Visualising an expanded sphere of operations beyond the current area of strategic interest, the Indian Air Force is among the few forces in the world to modernise at a swift pace in view of the challenges ahead, Chief of the Air Staff Air Chief Marshal N.A.K. Browne said on Monday.
“The process of modernisation [of the IAF] is going on at a fast rate, and I am not aware of any air force doing so in 15 years… We have to be [reaching] wherever the country's strategic interests are,” he said at apress conference, ahead of the Air Force Day that falls on October 8. Its traditional strategic sphere lay between the Gulf of Aden and the Straits of Malacca; but with India's global footprint expanding, the IAF should be ready to serve wherever India's strategic interests rested, he said.
Air Chief Marshal Browne said the IAF would reach its sanctioned strength of 42 squadrons by 2022 — it now has 34 squadrons — and commercial bids for the 126 medium multi-role combat aircraft should be opened by month-end.
To shore up its offensive and defensive capabilities and operate all types of aircraft along the border with Pakistan and China in the north and north-eastern regions, the IAF planned to expand the Nyoma advanced landing ground in Leh district of Jammu and Kashmir. The proposal was awaiting Cabinet approval.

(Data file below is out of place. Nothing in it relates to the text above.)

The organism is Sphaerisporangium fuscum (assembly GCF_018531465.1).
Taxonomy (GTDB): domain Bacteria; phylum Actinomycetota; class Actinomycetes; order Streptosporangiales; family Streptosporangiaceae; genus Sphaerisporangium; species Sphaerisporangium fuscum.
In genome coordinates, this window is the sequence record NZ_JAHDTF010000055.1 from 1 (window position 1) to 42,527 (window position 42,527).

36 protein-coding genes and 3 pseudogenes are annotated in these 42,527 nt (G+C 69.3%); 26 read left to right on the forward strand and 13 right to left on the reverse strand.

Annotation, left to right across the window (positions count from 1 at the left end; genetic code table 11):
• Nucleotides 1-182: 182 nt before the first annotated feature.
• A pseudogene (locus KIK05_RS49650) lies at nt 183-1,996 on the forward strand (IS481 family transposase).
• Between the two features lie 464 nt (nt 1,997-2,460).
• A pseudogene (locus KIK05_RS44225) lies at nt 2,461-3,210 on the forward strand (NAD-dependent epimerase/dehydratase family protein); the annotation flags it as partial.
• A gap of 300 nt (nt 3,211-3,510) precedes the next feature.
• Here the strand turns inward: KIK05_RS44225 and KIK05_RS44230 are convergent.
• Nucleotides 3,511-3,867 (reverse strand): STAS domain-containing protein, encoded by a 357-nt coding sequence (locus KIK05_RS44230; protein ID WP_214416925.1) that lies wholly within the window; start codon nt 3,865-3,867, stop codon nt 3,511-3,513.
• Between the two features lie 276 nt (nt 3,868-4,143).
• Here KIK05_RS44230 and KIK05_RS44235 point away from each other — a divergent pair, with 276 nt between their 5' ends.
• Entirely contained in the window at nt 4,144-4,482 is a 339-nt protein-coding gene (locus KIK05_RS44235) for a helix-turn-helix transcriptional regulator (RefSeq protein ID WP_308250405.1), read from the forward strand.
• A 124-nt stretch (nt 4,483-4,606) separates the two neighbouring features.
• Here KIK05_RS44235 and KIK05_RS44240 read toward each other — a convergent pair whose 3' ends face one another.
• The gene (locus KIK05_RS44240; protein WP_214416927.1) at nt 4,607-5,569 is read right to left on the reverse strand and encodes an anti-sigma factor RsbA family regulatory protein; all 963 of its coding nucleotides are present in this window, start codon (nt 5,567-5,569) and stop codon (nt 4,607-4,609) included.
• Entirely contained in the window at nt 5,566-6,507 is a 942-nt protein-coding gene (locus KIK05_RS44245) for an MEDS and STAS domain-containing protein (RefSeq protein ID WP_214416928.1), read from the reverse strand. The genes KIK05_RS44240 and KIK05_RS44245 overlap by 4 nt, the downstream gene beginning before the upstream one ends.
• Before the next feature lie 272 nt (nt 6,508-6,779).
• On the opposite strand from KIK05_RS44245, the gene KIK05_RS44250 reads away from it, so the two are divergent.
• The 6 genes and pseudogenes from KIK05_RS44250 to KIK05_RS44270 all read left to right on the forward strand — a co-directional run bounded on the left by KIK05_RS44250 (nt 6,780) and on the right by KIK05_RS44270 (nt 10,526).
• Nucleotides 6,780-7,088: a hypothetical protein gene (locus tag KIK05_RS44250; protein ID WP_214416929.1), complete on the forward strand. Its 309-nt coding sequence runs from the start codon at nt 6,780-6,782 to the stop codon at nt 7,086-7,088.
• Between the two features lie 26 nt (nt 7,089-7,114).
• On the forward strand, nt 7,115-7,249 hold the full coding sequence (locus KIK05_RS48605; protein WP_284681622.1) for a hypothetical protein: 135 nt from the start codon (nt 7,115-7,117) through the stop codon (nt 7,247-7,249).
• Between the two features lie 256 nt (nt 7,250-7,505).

The IAF hoped to plug the gaps in surveillance in the mountainous region by 2016-17, installing Low Level Lightweight Radars.
The IAF planned to expand the Kargil runway, so that it could operate heavy and tactical lift transport aircraft such as C130J Super Hercules and C-17 Globemaster.
The IAF would procure six more C130J Super Hercules, which would be based in the Charbatia airbase in Orissa, catering for the eastern region so far as the Andaman and Nicobar Islands.
The Air Chief said the IAF submitted reports to the government on the trials for acquiring attack and heavy lift helicopters, and negotiations should commence soon after commercial bids were opened.
As for the much-delayed Light Combat Aircraft, Air Chief Marshal Browne said the initial operational clearance was granted earlier this year, and the second clearance would be pushed back by a year.
Referring to shortage of officers, he said that compared with the shortage of 1,300-1,400 officers three years ago, the deficit now stood at 541.
He expressed the hope that in the next two-three years, the shortage would be eliminated, given the good response the IAF was evoking.
The IAF was focussing on training of new pilots, and a contract for Pilatus PC-7 Turbo Trainer of Switzerland should be signed by this month-end, and the aircraft available from 2013.